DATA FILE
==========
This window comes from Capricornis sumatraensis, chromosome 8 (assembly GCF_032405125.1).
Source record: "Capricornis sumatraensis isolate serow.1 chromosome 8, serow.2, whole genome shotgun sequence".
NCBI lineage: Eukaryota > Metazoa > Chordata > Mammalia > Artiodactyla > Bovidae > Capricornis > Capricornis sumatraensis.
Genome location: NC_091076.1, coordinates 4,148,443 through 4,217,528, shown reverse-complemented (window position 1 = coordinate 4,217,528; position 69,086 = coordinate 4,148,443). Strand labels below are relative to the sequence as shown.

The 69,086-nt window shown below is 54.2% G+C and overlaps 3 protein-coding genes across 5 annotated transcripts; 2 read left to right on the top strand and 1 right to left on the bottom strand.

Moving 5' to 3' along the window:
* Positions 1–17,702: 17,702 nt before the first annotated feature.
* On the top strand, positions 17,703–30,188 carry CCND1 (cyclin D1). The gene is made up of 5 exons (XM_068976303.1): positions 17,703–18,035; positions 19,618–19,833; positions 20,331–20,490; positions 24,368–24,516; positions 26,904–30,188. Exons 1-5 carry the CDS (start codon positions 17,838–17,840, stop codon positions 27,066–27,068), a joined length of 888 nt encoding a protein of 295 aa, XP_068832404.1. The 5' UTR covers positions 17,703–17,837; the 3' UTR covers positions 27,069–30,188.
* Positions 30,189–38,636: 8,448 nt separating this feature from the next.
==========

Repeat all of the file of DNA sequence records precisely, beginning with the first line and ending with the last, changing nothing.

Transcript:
This window comes from Capricornis sumatraensis, chromosome 8 (assembly GCF_032405125.1).
Source record: "Capricornis sumatraensis isolate serow.1 chromosome 8, serow.2, whole genome shotgun sequence".
NCBI lineage: Eukaryota > Metazoa > Chordata > Mammalia > Artiodactyla > Bovidae > Capricornis > Capricornis sumatraensis.
Genome location: NC_091076.1, coordinates 4,148,443 through 4,217,528, shown reverse-complemented (window position 1 = coordinate 4,217,528; position 69,086 = coordinate 4,148,443). Strand labels below are relative to the sequence as shown.

The 69,086-nt window shown below is 54.2% G+C and overlaps 3 protein-coding genes across 5 annotated transcripts; 2 read left to right on the top strand and 1 right to left on the bottom strand.

Moving 5' to 3' along the window:
* Positions 1–17,702: 17,702 nt before the first annotated feature.
* On the top strand, positions 17,703–30,188 carry CCND1 (cyclin D1). The gene is made up of 5 exons (XM_068976303.1): positions 17,703–18,035; positions 19,618–19,833; positions 20,331–20,490; positions 24,368–24,516; positions 26,904–30,188. Exons 1-5 carry the CDS (start codon positions 17,838–17,840, stop codon positions 27,066–27,068), a joined length of 888 nt encoding a protein of 295 aa, XP_068832404.1. The 5' UTR covers positions 17,703–17,837; the 3' UTR covers positions 27,069–30,188.
* Positions 30,189–38,636: 8,448 nt separating this feature from the next.